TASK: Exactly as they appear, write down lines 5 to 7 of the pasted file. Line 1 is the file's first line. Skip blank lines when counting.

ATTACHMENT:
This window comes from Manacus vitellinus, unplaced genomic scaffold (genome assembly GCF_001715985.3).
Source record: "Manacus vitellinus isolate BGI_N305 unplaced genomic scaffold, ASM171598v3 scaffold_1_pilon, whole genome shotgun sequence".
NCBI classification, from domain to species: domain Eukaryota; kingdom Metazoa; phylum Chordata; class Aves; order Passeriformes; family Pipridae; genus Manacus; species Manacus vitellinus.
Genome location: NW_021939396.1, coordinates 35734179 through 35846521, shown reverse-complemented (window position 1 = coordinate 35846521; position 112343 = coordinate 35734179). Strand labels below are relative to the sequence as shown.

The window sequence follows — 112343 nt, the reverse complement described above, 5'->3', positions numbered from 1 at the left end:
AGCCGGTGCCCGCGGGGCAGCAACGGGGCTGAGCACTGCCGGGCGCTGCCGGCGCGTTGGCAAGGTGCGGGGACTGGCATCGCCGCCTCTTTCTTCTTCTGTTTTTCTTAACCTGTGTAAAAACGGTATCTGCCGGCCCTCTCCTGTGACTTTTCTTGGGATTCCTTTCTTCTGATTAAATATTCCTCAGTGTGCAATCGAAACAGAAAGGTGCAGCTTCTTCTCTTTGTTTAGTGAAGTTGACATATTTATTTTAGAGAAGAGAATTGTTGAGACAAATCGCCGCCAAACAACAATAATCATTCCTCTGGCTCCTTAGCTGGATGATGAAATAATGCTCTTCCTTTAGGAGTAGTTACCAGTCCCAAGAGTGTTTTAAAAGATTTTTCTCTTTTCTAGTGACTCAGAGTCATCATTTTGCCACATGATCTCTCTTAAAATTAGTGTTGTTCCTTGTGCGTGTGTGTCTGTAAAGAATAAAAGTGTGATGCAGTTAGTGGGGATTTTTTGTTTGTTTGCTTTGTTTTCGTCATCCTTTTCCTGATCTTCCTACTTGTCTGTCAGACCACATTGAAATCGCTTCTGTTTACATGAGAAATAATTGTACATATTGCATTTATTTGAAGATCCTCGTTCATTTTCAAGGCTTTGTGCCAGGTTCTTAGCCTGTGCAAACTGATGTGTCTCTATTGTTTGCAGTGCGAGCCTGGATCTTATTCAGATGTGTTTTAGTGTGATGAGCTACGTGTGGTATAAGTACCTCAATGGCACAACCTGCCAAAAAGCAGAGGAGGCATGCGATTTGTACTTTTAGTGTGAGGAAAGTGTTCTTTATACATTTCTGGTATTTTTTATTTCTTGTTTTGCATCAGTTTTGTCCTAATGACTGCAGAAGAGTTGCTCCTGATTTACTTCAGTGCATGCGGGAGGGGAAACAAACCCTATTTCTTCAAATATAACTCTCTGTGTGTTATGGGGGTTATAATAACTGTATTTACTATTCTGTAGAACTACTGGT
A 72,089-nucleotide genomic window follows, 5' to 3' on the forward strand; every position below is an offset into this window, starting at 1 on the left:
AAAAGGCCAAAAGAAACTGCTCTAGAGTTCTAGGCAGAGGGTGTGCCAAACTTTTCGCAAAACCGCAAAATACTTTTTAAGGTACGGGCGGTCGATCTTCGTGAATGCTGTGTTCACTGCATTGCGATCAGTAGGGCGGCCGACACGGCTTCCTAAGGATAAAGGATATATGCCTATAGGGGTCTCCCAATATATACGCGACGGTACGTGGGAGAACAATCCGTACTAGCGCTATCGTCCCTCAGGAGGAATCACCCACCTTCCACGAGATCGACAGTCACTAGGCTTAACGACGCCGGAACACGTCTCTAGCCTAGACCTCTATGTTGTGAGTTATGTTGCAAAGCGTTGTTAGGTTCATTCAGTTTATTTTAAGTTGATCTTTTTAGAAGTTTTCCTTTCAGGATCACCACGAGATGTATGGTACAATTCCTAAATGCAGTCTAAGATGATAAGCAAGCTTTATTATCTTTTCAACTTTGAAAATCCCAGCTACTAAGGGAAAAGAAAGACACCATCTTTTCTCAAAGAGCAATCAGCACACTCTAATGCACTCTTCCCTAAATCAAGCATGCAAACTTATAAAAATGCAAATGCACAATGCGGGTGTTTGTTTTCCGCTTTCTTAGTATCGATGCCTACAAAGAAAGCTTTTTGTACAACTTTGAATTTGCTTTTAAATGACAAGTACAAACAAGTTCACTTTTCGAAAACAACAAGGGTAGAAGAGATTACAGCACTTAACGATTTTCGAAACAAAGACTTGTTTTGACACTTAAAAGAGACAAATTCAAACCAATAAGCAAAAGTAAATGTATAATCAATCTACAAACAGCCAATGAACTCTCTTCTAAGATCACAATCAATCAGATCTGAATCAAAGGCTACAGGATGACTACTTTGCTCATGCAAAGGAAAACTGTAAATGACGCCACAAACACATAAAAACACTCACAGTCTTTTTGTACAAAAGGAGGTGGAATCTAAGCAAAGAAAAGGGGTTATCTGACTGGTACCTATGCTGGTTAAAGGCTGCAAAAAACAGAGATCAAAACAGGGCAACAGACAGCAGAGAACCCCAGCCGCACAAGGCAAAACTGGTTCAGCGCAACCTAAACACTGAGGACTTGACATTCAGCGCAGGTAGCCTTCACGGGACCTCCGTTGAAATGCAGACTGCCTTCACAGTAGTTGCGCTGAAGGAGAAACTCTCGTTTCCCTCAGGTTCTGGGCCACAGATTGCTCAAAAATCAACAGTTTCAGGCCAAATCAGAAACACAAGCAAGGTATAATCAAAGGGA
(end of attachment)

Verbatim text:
The window sequence follows — 112343 nt, the reverse complement described above, 5'->3', positions numbered from 1 at the left end:
AGCCGGTGCCCGCGGGGCAGCAACGGGGCTGAGCACTGCCGGGCGCTGCCGGCGCGTTGGCAAGGTGCGGGGACTGGCATCGCCGCCTCTTTCTTCTTCTGTTTTTCTTAACCTGTGTAAAAACGGTATCTGCCGGCCCTCTCCTGTGACTTTTCTTGGGATTCCTTTCTTCTGATTAAATATTCCTCAGTGTGCAATCGAAACAGAAAGGTGCAGCTTCTTCTCTTTGTTTAGTGAAGTTGACATATTTATTTTAGAGAAGAGAATTGTTGAGACAAATCGCCGCCAAACAACAATAATCATTCCTCTGGCTCCTTAGCTGGATGATGAAATAATGCTCTTCCTTTAGGAGTAGTTACCAGTCCCAAGAGTGTTTTAAAAGATTTTTCTCTTTTCTAGTGACTCAGAGTCATCATTTTGCCACATGATCTCTCTTAAAATTAGTGTTGTTCCTTGTGCGTGTGTGTCTGTAAAGAATAAAAGTGTGATGCAGTTAGTGGGGATTTTTTGTTTGTTTGCTTTGTTTTCGTCATCCTTTTCCTGATCTTCCTACTTGTCTGTCAGACCACATTGAAATCGCTTCTGTTTACATGAGAAATAATTGTACATATTGCATTTATTTGAAGATCCTCGTTCATTTTCAAGGCTTTGTGCCAGGTTCTTAGCCTGTGCAAACTGATGTGTCTCTATTGTTTGCAGTGCGAGCCTGGATCTTATTCAGATGTGTTTTAGTGTGATGAGCTACGTGTGGTATAAGTACCTCAATGGCACAACCTGCCAAAAAGCAGAGGAGGCATGCGATTTGTACTTTTAGTGTGAGGAAAGTGTTCTTTATACATTTCTGGTATTTTTTATTTCTTGTTTTGCATCAGTTTTGTCCTAATGACTGCAGAAGAGTTGCTCCTGATTTACTTCAGTGCATGCGGGAGGGGAAACAAACCCTATTTCTTCAAATATAACTCTCTGTGTGTTATGGGGGTTATAATAACTGTATTTACTATTCTGTAGAACTACTGGT
A 72,089-nucleotide genomic window follows, 5' to 3' on the forward strand; every position below is an offset into this window, starting at 1 on the left: